An unofficial blog that watches Google's attempts to move your operating system online since 2005. Not affiliated with Google.

Send your tips to gostips@gmail.com.

September 7, 2010

Google's Particles Doodle

Google's homepage shows another animated doodle, but this time Google doesn't offer any information about the doodle. The homepage animates some particles which are used to create the Google logo.

It's very likely that the interactive doodle celebrates Google's 12th birthday. Google usually celebrates its birthday on September 7th or September 27th, depending on the year. "Google opened its doors in September 1998. The exact date when we celebrate our birthday has moved around over the years, depending on when people feel like having cake."

Happy Birthday, Google!





Update (via Blogoscoped Forum): Google says that the animated doodle didn't celebrate an important event. It was fast, fun and interactive, just like Google.

35 comments:

  1. I think that GOOGLE is looking to get more TWITTER FOLLOWERS... But I LIKE Birthdays as well so I am going to say "COACHELLAVALLEYEVENTS WANTS TO WISH GOOGLE A VERY HAPPY BIRTHDAY!" & I'll share this on my YOUTUBE Channel as well.

    ReplyDelete
  2. I think its real purpose is the upcoming Google Search Event on Wednesday.

    So it all goes together...

    Google's Birthday is some time this week, they have a HUGE Google Search event & a INTERACTIVE HTML5 Doodle. Didn't we see a video of some INTERACTIVE Search Result Pages...

    I think we did .

    Can't wait to here what the Search team is about to release!

    ReplyDelete
  3. lol at the open 4chan tabs

    ReplyDelete
  4. Please don't call it "HTML5 doodle"! Google doesn't use anything from the HTML5 spec and the doodle should look well in any browser that supports JavaScript, including Internet Explorer.

    ReplyDelete
  5. What cartoon is played when u catch a large blue ball? I cannot get the damn bouncing thing >:|

    ReplyDelete
  6. This works far better in Chrome and Firefox than in IE. The ball size doesn't change in IE, and it looks ugly. Could it be that html5 is used in Chrome and Firefox, but not IE?

    ReplyDelete
  7. Internet Explorer doesn't support the CSS3 border-radius property.

    ReplyDelete
  8. - Please don't call it "HTML5 doodle"

    Pacman was HTML5

    ReplyDelete
  9. No, the Pacman doodle has nothing to with HTML5 either. The game works well in Firefox 2, a browser released four years ago.

    ReplyDelete
  10. funny thing, search on Google for "html5 doodle" and all 10 results are about today's logo.

    ReplyDelete
  11. That's because HTML5 is just a buzzword and people use it without knowing what it really means. Just like Ajax, Web 2.0, etc.

    ReplyDelete
  12. I'd love to see this, but I just see the ordinary logo.

    ReplyDelete
  13. The Particles Doodle is still playing on the UK site: google.co.uk

    ReplyDelete
  14. any particular reason to lock out Opera? It works just fine when Opera is switch to declare himself as "Firefox"

    ReplyDelete
  15. Any chance this has something to do with the Large Hadron Collider rather than Google's "birthday"? The LHC was first launched on 10 September 2008.

    And this logo doesn't seem to show up on the regular Google homepage yet. I had to follow the link in this post to see it.

    ReplyDelete
  16. This so-called birthday effect is just awful. Yuk! Let's stick with straightforward still images please.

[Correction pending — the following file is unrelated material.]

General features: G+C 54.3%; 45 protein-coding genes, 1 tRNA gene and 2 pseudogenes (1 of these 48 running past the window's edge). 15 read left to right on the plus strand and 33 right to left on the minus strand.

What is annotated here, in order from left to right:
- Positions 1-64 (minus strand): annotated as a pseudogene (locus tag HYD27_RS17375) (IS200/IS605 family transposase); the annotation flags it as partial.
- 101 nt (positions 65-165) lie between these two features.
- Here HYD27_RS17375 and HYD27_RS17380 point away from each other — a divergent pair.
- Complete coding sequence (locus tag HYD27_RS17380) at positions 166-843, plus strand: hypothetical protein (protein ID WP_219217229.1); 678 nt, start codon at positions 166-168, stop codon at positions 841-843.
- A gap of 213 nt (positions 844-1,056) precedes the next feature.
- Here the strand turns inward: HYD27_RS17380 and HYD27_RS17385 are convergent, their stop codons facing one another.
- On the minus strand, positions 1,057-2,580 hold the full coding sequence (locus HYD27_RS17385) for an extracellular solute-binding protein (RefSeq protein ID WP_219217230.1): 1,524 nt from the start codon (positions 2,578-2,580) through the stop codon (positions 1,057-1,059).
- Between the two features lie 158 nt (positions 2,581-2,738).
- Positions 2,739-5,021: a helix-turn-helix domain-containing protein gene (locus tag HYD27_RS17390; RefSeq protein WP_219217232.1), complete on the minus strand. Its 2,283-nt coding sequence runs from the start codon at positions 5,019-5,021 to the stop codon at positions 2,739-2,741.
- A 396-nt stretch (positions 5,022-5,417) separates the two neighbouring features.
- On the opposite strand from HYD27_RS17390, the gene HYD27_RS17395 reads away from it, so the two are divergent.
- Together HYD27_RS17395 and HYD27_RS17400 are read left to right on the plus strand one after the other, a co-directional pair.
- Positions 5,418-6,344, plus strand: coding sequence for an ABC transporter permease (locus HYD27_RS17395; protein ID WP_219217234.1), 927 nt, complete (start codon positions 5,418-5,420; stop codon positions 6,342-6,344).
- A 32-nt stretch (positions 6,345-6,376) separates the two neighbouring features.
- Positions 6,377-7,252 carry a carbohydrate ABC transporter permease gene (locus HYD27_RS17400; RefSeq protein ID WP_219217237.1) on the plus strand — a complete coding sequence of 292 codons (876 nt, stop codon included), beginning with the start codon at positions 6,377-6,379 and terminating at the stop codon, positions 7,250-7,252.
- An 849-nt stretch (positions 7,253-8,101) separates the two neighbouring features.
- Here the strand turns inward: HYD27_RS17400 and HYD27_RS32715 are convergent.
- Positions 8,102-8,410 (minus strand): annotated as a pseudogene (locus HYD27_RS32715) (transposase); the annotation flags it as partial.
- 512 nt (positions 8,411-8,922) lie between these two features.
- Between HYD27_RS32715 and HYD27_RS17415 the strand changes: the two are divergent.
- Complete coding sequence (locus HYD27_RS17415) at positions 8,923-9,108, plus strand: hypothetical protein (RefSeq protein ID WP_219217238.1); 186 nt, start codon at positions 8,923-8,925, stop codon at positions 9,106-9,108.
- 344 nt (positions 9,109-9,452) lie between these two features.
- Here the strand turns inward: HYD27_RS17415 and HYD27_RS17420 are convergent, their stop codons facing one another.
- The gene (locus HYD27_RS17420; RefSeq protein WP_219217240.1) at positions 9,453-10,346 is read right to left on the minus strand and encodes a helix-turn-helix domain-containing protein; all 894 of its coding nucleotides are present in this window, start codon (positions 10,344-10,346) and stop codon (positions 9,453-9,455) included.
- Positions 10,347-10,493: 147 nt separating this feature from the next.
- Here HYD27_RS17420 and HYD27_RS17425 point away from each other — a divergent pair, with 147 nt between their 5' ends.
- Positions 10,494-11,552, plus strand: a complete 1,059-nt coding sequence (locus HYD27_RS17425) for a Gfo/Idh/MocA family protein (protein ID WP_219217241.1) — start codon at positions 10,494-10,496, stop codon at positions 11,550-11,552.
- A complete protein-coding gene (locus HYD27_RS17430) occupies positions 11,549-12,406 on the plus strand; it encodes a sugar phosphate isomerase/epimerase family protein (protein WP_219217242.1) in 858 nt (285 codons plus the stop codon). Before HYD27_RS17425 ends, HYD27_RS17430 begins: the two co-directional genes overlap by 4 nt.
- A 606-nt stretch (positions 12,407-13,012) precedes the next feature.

ReplyDelete
  17. Боб долбоёб!

    ReplyDelete
  18. I think it looked nice D:

    ReplyDelete
  19. AFAIK, IE8 doesn't support HTML5 and it can display the animated doodle. The doodle does look horrible on IE8 though.

    Everyone is on the HTML5 bandwagon now. I blame Steve Jobs. LOL Even Gizmodo is asking of Google is "demonstrating the power of HTML5?"

    ReplyDelete
  20. Sept 7 is David Packard’s birthday (HP co founder). The dots are for the inkjet dots.
    Notice that the Doodle’s HTML tag is marked as “hplogo”.

    I find the interaction highly addictive, though…

    http://blog.yonatan.me/2010/09/google-doodle.html

    ReplyDelete
  21. i just extracted the source code, anyone interested get it here http://bit.ly/asrMH6

    ReplyDelete
  22. '- Please don't call it "HTML5 doodle"

    Pacman was HTML5"

    lol no it worked on my Zune HD and that doesn't support html5 let alone flash

    ReplyDelete
  23. Mmm… works on IE 8 so I guess not HTML 5 (or at least same version developed for HTML 4?)

    ReplyDelete
  24. I think Yonatan may be onto something with the HP theory.

    ReplyDelete
  25. It is always called hplogo (home page logo)

    ReplyDelete
  26. It's not HTML5 and it's not for Google's Birthday. Snd it's nothing to do with Packard either - hplogo means Home Page Logo.

    ReplyDelete
  27. Okay... so, then, the Hewlett-Packard thing is out. The mystery continues.

    It's sure all over the press, though. More stories, quite literally by the minute.

    Google couldn't have PAID for this kind of attention.

    ReplyDelete
  28. Minimise the screen and give it a shake.. i liek that effect!

    ReplyDelete
  29. Could anyone make a mirror? It doesn't work in any of my up to date browsers, I just see the original logo.

    ReplyDelete
  30. Try http://www.google.co.uk/

    ReplyDelete
  31. Interesting action...mouse cursor movement disturbs the balls as if it were a magnet with the opposite charge but if you leave the cursor idle in the space where the logo would be, the balls will fill in back to normal. roger ct

    ReplyDelete
  32. check that http://hansiruting.com/experiments/google_doodle/

    ReplyDelete
  33. this is make fromt CG?
    very nice graphic

    ReplyDelete
  34. please what is the page for google particules!?

    ReplyDelete
  35. Any one know how do they generate positions for GOOGLE???

    ReplyDelete